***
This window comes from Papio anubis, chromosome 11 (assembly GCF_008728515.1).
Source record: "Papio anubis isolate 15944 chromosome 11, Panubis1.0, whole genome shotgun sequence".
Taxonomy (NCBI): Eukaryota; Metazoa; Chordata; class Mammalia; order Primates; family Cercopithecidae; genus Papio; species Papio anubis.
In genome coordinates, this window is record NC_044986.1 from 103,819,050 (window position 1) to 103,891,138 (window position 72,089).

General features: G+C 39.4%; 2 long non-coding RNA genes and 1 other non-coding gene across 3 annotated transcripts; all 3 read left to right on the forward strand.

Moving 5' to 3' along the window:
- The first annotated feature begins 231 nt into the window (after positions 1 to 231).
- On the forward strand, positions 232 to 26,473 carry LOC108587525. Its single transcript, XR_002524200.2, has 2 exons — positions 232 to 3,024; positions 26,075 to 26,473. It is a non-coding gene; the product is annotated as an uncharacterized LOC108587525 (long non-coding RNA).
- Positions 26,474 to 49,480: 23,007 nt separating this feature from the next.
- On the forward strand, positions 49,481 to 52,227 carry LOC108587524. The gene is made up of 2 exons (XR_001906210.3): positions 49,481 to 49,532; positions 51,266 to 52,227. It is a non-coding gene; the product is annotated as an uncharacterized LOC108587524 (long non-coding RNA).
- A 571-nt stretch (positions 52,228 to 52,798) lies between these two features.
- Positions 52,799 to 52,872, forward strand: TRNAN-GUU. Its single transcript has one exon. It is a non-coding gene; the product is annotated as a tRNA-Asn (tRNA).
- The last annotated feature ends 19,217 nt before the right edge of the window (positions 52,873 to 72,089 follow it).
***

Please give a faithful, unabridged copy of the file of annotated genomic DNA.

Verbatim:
This window comes from Papio anubis, chromosome 11 (assembly GCF_008728515.1).
Source record: "Papio anubis isolate 15944 chromosome 11, Panubis1.0, whole genome shotgun sequence".
Taxonomy (NCBI): Eukaryota; Metazoa; Chordata; class Mammalia; order Primates; family Cercopithecidae; genus Papio; species Papio anubis.
In genome coordinates, this window is record NC_044986.1 from 103,819,050 (window position 1) to 103,891,138 (window position 72,089).

General features: G+C 39.4%; 2 long non-coding RNA genes and 1 other non-coding gene across 3 annotated transcripts; all 3 read left to right on the forward strand.

Moving 5' to 3' along the window:
- The first annotated feature begins 231 nt into the window (after positions 1 to 231).
- On the forward strand, positions 232 to 26,473 carry LOC108587525. Its single transcript, XR_002524200.2, has 2 exons — positions 232 to 3,024; positions 26,075 to 26,473. It is a non-coding gene; the product is annotated as an uncharacterized LOC108587525 (long non-coding RNA).
- Positions 26,474 to 49,480: 23,007 nt separating this feature from the next.
- On the forward strand, positions 49,481 to 52,227 carry LOC108587524. The gene is made up of 2 exons (XR_001906210.3): positions 49,481 to 49,532; positions 51,266 to 52,227. It is a non-coding gene; the product is annotated as an uncharacterized LOC108587524 (long non-coding RNA).
- A 571-nt stretch (positions 52,228 to 52,798) lies between these two features.
- Positions 52,799 to 52,872, forward strand: TRNAN-GUU. Its single transcript has one exon. It is a non-coding gene; the product is annotated as a tRNA-Asn (tRNA).
- The last annotated feature ends 19,217 nt before the right edge of the window (positions 52,873 to 72,089 follow it).